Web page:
SYLVESTER: Representative DeFazio says the pressure to act now, no questions asked, is a lot like the lead-up to the Iraq war when members of Congress were told there were weapons of mass destruction. Now DeFazio says they're being pressured to vote on a 450-page bill that they just got today with no amendments or changes and for some without even having read it, so definitely the politics of fear at work here, Lou. DOBBS: The politics of fear, precisely what many Democrats have said they resented about the White House and the war on Iraq. They are now -- the Democratic leadership full on accomplices in the politics of fear. And by the way, as we watched what happened on Wall Street today, it is clear that Wall Street was unimpressed with anything that Congress did last night.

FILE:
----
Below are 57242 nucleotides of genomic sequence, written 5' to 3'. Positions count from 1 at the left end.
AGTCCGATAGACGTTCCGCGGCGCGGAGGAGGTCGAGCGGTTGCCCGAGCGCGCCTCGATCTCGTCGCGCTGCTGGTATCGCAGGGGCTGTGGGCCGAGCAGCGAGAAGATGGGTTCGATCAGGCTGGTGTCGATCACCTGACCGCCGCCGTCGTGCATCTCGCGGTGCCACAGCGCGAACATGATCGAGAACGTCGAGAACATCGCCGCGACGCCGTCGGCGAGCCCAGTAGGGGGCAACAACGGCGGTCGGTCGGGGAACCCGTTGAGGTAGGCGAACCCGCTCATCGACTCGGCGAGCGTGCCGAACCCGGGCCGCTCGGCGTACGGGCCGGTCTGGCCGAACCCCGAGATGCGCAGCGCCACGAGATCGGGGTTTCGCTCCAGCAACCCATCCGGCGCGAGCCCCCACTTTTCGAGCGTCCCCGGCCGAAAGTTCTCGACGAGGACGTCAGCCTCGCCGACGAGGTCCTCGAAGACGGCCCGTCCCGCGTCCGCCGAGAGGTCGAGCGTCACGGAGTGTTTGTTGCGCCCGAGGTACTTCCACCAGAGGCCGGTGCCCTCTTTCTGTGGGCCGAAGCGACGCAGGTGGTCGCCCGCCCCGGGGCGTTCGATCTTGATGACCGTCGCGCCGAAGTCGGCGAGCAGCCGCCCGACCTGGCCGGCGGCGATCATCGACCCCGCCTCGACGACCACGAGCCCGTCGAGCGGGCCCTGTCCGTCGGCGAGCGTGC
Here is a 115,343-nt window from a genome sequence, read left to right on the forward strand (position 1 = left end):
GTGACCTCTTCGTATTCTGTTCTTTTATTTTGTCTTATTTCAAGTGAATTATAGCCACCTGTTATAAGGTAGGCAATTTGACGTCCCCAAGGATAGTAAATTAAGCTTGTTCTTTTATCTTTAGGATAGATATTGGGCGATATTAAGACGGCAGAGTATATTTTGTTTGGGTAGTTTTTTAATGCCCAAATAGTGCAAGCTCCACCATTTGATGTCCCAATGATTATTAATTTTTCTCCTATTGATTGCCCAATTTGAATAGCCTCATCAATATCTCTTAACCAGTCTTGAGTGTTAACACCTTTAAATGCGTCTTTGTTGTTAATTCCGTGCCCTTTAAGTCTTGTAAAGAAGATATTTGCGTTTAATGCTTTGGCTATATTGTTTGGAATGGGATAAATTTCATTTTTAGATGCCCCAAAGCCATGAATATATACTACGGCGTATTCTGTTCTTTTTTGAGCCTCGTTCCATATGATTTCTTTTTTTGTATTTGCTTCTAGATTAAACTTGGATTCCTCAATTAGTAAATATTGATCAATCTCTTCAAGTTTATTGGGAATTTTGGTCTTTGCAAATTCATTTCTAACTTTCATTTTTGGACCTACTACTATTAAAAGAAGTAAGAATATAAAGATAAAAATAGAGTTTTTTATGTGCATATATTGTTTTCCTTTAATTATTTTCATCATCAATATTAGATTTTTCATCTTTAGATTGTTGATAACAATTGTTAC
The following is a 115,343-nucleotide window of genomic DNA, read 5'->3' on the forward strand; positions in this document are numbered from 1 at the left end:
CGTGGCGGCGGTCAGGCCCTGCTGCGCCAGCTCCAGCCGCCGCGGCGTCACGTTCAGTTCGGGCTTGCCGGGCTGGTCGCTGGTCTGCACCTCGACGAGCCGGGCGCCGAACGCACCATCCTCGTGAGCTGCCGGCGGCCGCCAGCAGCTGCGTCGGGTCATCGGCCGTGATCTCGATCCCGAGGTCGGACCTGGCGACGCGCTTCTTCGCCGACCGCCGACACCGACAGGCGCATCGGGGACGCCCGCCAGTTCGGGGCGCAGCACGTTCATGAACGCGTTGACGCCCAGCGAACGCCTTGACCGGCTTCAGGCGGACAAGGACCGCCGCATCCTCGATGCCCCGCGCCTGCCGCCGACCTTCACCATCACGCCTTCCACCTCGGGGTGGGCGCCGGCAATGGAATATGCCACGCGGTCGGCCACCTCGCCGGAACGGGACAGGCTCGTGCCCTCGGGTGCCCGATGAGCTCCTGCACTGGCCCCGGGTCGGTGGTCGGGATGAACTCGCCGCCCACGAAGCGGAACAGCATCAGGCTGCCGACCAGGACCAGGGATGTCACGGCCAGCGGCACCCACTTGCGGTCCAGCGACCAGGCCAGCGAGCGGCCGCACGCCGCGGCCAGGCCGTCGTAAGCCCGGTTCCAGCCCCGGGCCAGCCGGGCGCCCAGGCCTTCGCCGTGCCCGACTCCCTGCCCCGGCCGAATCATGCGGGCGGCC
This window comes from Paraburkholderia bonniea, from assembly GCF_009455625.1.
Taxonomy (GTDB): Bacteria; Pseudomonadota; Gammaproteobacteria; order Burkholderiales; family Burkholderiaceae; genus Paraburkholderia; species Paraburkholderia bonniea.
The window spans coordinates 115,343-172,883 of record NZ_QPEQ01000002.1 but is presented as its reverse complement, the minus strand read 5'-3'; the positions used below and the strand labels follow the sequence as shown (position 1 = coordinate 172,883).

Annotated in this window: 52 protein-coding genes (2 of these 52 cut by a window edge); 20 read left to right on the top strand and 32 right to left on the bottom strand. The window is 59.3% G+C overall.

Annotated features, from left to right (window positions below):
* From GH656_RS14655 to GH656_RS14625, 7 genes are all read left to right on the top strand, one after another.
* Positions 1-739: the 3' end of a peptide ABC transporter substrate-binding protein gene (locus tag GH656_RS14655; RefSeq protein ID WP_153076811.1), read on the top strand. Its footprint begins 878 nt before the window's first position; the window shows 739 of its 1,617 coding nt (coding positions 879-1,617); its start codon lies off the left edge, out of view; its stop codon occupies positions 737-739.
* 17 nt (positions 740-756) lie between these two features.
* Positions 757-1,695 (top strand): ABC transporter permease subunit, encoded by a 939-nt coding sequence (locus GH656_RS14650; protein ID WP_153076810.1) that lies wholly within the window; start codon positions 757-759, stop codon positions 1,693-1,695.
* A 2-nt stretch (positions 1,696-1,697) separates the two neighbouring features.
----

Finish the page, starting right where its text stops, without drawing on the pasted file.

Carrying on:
And it remains an open question as to whether or not this Wall Street bailout will have any impact at all because as economist after economist and former government official after government official has pointed out, this is not the correct way to deal with either -- with either the credit crisis or the housing crisis. In fact, the housing crisis is ignored altogether in this legislation.

We should point out, too, that, as you mentioned, Congressman DeFazio, he was here. He is an alternative, which will not cost the taxpayers much money at all in comparison. He and Congresswoman Marcie Kaptur (ph) suggesting that everyone watching this broadcast call into the Washington -- to the Capitol Hill switchboard. That number, we'll put this up if it's not up there right now.

It's on our Web site at -- 20 -- go to Congress -- 201 -- it says 212 there but that's wrong. It's 202-224-3121. Again, 202-224-3121. He says Congress wants to hear from you on this. Let them hear from you.

Up next -- Congress working to bailout Wall Street ignoring the credit card crisis, ignoring our middle class.